By Dr Gerhard van Rensburg (South Africa)
The art of the good gardener lies in his ability to learn and appreciate natural growth processes. The shift in our understanding of organisations since the days when engineers analysed organisations as they analysed machines for their efficiency is to understand that organisations are fundamentally living systems of human beings. As the potential for growth is in the seed, so it is present in the members of the organisation individually and collectively. However, in the same way that the gardener does not affect growth in a direct sense, for instance to command the seed to grow, the leader can only help create the right conditions for growth. Growth occurs through an interaction between the seed and its environment. It forms a self-reinforcing growth process. No amount of force from the leader can affect or accelerate the natural growth process. What the leader, as the gardener, can do is to limit the conditions that constrain growth. The gardener will focus his attention on providing adequate water, sunlight, soil nutrients, room for the roots to expand and the right temperature. The leader creates the right conditions for growth by focusing his attention on the levels of trust (allowing for innovation and creativity), shared vision, the quality of relationships and teamwork, and the strategic positioning of the organisation in relation to its environment. This way leaders does not drive change but participate in the growth processes and mitigate the constraints on change.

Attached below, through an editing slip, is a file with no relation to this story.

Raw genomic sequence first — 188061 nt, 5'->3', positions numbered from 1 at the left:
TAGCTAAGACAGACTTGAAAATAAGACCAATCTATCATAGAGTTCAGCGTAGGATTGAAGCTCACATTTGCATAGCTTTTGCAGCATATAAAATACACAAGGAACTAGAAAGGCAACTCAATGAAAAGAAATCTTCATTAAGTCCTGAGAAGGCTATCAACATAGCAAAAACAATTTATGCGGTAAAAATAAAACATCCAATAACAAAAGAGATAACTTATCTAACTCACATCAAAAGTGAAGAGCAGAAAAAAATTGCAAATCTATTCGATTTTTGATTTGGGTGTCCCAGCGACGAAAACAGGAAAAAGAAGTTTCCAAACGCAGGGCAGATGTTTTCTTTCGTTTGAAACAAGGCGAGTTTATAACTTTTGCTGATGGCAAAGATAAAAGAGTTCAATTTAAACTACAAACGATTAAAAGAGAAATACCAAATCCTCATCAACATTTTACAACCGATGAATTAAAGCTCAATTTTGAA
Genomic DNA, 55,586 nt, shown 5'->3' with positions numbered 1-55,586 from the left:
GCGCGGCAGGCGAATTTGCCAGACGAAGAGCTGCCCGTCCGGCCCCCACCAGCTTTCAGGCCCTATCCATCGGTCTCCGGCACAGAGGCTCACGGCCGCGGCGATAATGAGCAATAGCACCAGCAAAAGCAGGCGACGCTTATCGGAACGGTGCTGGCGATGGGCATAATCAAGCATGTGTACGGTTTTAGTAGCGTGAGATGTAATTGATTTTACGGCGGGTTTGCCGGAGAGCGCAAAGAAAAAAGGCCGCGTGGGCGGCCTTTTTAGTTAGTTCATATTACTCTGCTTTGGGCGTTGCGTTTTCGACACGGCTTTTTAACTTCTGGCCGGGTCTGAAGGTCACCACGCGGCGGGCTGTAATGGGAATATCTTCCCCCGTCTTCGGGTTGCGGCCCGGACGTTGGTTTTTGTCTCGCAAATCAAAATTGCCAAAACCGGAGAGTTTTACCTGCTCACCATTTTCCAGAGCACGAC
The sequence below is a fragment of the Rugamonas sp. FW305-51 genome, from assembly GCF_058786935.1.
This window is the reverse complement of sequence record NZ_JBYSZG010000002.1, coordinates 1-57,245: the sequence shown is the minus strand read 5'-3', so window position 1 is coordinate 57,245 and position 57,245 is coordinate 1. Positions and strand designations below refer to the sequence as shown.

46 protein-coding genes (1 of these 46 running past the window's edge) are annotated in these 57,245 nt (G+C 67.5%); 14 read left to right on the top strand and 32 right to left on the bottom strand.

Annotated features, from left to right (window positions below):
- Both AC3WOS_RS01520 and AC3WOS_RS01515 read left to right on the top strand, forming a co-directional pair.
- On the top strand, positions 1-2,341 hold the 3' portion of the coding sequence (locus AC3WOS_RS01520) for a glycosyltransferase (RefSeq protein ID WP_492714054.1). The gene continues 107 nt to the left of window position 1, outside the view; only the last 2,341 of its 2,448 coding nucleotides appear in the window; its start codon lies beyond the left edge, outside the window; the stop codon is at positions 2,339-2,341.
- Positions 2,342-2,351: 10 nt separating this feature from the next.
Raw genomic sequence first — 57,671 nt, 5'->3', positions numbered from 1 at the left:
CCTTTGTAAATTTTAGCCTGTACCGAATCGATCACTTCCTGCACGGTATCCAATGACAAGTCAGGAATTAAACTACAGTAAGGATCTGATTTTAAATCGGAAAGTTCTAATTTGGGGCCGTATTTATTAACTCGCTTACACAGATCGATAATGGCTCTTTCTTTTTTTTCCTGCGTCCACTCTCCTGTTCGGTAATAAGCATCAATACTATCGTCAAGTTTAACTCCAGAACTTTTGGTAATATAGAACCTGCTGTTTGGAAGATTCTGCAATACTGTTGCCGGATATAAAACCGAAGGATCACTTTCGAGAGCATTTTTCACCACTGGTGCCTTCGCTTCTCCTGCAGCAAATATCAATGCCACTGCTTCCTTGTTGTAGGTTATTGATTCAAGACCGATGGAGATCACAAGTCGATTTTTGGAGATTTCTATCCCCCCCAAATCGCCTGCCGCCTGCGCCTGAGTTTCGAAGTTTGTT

Source: iCN Issue 11 (Executive Coaching); pages 38-39; 42
About Dr. Gerhard van Rensburg
Dr Gerhard van Rensburg is an experienced leadership and executive coach and consultant in the field of organisational development. He has vast experience in individual and team coaching and worked with various clients.
He is also the author of two leadership books: The leadership challenge in Africa and Leadership thoughts – inspire yourself inspire others.